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In the making of Adam we are told that after Yehovah sculpted him into a statue of himself he breathed into him the breath of life and animated hime. Eve was sculpted from Adam's spare rib but there is no mention of her being animated by God breathing into her the breath of life. So is this just to be assumed to have occurred, did she get Adam's breath from the bone or are we to understand the women are of a different composition?:

Gen 2:21 So the LORD God caused a deep sleep to fall upon the man, and while he slept took one of his ribs and closed up its place with flesh. Gen 2:22 And the rib that the LORD God had taken from the man he made into a woman and brought her to the man. Gen 2:23 Then the man said, "This at last is bone of my bones and flesh of my flesh; she shall be called Woman, because she was taken out of Man." Gen 2:24 Therefore a man shall leave his father and his mother and hold fast to his wife, and they shall become one flesh.

I notice that Adam exclaims that she is "bone of my bone and flesh of my flesh" but not "breath of my breath". Nor does Moses say that marriage leads to "one breath" but only mentions "one flesh".

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Genesis 2:7 actually says that YHWH Elohim breathed in 'ADAM' the 'breath of 'lives'.
Eve was there at the point of Genesis 1:7 in a 'form' which Messiah reminds His detractors about in
Matthew 19:4;

And He answered and said, "Have you not read that He who created them from the beginning MADE THEM MALE AND FEMALE.

Genesis 1:26

And God said, Let us make man in our image, after our likeness: and let them have dominion over the fish of the sea, and over the fowl of the air, and over the cattle, and over all the earth, and over every creeping thing that creepeth upon the earth.

Genesis 1:27

So God created man in his own image, in the image of God created he him; male and female created he them.

Matthew 19:4 is a scripture majority don't accept as meaning what it says.

Eve was taken as a 'side', not a rib--that's misleading, the kind that we see in Exodus 25:12, a 'whole side' of the altar.
That's the idea here. And after taking this 'living side', a woman was formed! It's nothing novel.
Refer to Ezekiel, a related 'likeness' in its multiplicity, the four-faced creatures; eg

Ezekiel 1:10

As for the 'likeness' of their faces, they four had the face of a man, and the face of a lion, on the right side: and they four had the face of an ox on the left side; they four also had the face of an eagle.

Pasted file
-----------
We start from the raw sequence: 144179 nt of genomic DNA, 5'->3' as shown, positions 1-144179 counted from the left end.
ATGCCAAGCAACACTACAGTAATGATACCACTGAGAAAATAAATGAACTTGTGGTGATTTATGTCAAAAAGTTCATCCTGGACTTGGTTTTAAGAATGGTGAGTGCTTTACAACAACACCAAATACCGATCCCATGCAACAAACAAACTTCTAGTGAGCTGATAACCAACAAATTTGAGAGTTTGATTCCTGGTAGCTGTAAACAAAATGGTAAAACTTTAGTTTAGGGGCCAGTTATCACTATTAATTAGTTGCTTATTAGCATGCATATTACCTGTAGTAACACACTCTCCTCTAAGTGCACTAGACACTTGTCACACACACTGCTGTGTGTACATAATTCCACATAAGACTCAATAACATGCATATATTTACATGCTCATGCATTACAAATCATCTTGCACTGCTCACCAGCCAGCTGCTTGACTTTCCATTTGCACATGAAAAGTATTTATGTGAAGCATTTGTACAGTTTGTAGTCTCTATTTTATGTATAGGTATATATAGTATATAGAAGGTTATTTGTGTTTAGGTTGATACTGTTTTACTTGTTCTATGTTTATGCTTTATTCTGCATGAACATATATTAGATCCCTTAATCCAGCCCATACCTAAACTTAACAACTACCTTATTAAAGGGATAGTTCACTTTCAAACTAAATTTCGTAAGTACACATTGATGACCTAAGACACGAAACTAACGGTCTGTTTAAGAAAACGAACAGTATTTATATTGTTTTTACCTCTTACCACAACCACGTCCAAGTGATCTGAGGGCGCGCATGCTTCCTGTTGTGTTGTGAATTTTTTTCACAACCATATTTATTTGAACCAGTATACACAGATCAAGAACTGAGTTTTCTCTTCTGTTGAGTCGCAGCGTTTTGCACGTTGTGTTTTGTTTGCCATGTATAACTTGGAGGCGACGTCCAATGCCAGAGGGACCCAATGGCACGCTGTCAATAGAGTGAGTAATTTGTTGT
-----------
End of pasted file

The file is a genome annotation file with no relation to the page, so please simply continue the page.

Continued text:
Or, the symbolism in the temple walls and doors and posts, which elements denote the ruling saints. Eg Ezekiel 41, especially from 17-25.
So this enigma was the ADAM who was later split-up, into a man and a woman.

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  • I have you +1 because I think it was thought out, not fully but you engaged your mind. Are you denying it was a rib and arguing it was a side? What’s wrong with it being a rib as opposed to an undisclosed “side”. The point would be that it was living tissue that was removed and not lifeless dust as in Adam’s case. Could you elaborate further please? Thank you in advance. – Nihil Sine Deo Jan 25 '19 at 1:02
  • @Autodidact When the bible says that 'God formed...' most times it means He transformed one creation into another 'kind', that's why after Cain has killed, he still is terrified that some else will kill him, but to 'us', there is only his 'unsuspecting' & grieving old folks. Those that would kill him are the 'ground' but not of his kind! Just as true Messiah's followers are literally 'a new spirit being in creation', yet look the same as any human, humans whom the bible sees only as 'darkness & who aren't! This is the reality to the side called Eve, taken from ADAM the 'composite' being. – Witness Jan 29 '19 at 18:43
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Genesis chapter 2 presents a more detailed version of the creation of the animals and humanity that the terse presentation in chapter 1.

Regarding the creation of Adam, Genesis 2:7 (NIV) states

Then the LORD God formed a man from the dust of the ground and breathed into his nostrils the breath of life, and the man became a living being.

Regarding the creation of the animals, Genesis 2:19 (NIV) states

Now the LORD God had formed out of the ground all the wild animals and all the birds in the sky. He brought them to the man to see what he would name them; and whatever the man called each living creature, that was its name.